TPC Journal-Vol 11-Issue-3 - FULL ISSUE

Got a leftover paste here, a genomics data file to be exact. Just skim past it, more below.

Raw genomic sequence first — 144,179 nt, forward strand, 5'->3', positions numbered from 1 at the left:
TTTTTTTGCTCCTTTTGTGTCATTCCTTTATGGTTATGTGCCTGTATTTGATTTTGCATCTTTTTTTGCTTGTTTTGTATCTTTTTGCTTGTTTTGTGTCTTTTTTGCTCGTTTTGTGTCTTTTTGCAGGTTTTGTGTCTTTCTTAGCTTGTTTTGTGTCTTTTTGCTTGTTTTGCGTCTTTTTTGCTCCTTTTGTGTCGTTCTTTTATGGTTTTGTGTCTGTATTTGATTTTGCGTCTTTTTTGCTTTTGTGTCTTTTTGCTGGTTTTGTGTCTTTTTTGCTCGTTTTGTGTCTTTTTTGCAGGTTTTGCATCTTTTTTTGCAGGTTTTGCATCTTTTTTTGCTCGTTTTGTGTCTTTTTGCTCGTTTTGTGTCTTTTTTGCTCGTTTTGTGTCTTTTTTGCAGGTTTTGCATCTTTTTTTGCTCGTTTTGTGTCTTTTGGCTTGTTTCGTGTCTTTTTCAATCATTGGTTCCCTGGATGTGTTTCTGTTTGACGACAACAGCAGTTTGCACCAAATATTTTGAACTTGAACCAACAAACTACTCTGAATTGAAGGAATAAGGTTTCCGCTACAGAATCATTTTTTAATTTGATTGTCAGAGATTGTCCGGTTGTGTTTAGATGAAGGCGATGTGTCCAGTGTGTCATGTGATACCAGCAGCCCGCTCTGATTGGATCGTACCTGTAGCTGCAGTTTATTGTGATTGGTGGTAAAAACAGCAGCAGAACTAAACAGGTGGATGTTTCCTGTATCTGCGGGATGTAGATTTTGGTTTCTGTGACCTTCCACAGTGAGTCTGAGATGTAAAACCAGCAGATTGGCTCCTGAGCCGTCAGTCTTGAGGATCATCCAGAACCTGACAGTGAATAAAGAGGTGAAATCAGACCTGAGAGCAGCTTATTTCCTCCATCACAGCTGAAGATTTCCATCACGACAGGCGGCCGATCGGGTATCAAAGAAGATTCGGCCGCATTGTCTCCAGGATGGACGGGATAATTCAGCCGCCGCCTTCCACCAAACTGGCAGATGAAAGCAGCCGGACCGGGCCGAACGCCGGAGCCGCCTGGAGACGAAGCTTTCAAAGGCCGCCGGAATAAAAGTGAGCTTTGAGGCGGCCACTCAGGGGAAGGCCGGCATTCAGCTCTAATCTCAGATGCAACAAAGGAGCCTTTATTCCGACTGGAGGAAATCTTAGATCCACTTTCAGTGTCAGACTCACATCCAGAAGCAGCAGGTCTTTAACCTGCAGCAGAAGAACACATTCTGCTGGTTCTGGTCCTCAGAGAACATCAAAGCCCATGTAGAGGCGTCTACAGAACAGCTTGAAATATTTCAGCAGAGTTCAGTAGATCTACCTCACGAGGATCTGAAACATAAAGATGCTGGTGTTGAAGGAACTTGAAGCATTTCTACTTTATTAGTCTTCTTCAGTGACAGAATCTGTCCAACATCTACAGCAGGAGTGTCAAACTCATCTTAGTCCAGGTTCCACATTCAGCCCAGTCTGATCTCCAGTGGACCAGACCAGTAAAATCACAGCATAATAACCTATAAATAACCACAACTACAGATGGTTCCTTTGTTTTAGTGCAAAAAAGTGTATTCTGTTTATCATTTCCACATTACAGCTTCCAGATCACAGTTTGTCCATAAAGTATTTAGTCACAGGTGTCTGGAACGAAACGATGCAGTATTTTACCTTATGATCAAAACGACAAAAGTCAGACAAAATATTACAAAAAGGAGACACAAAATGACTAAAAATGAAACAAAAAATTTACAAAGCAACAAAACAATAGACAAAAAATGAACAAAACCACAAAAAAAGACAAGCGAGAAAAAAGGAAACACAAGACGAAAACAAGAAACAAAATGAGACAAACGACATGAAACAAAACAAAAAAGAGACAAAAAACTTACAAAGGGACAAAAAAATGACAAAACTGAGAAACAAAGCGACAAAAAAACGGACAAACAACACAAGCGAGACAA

The Professional Counselor | Volume 11, Issue 3 317 Coding Frame Development Dimensions and categories for our coding frame included: journal outlet, publication year, author characteristics (i.e., name, institutional affiliation, ACES region), article type, sample characteristics (e.g., composition, size, gender, race/ethnicity), research components (e.g., research design, data sources or instrumentation, statistical methods, research traditions, trustworthiness strategies), topics discussed (e.g., WRI attitudes, counselor preparation models, intervention use, client outcomes, counseling process), article implications and limitations, and a brief statement of key findings. Over the course of research team meetings, we reviewed and operationalized the coding frame dimensions and categories. We then selected one empirical and one conceptual article to code together in order to refine the coding frame, which resulted in further clarification of some categories. Data Analysis To establish evidence of replicability (Neuendorf, 2017), we coded eight (12.7%) randomly selected cases proportionate to the sample composition (i.e., two conceptual, four quantitative, two qualitative). We analyzed the accuracy rate of coding using R data analysis software for statistical analysis (LoMartire, 2020). Across 376 possible observations for eight cases, there was an acceptable rate of coding accuracy (0.89). In addition, pairwise Pearson-product correlations among raters indicated that coding misses did not follow a systematic pattern for any variable (r = −.10 to .65), and thus there were no significant variations in coding among research team members. After pilot coding, we met to discuss areas of coding misses to ensure understanding of the final coding frame. For the main coding phase, we worked in pairs and divided the sample equally for independent and consensus coding. Upon completion of consensus coding of the entire sample, we extracted 29 keywords describing the Whiteness topics discussed in the articles. Bayne and Hays reviewed the 29 independent topics and collapsed the topics into eight larger themes. To identify themes across the key findings, Bayne and Harness reviewed 125 independent statements based on coder summaries of article findings, and through independent and consensus coding collapsed statements to yield three main themes. Results Article Characteristics We focused on several article characteristics (Research Question 1): article type (conceptual, quantitative, qualitative); number of relevant articles per journal outlet; the relationship between journal outlet and article type; and frequency of Whiteness topics within and across journal outlets. Of the 24 national peer-reviewed counseling journals, eight journals (33.3%) contained publications that met inclusion criteria (i.e., contained keywords for Whiteness from our search criteria and focused specifically on WRI). The number of publications in those journals ranged from 1 to 24 (M = 2.5; Mdn = 7.88; SD = 10.15) and are listed in order of frequency in Table 2). There was not a significant relationship between the journal outlet and article type (i.e., quantitative, qualitative, conceptual) for this topic (r = 0.04, p = .39).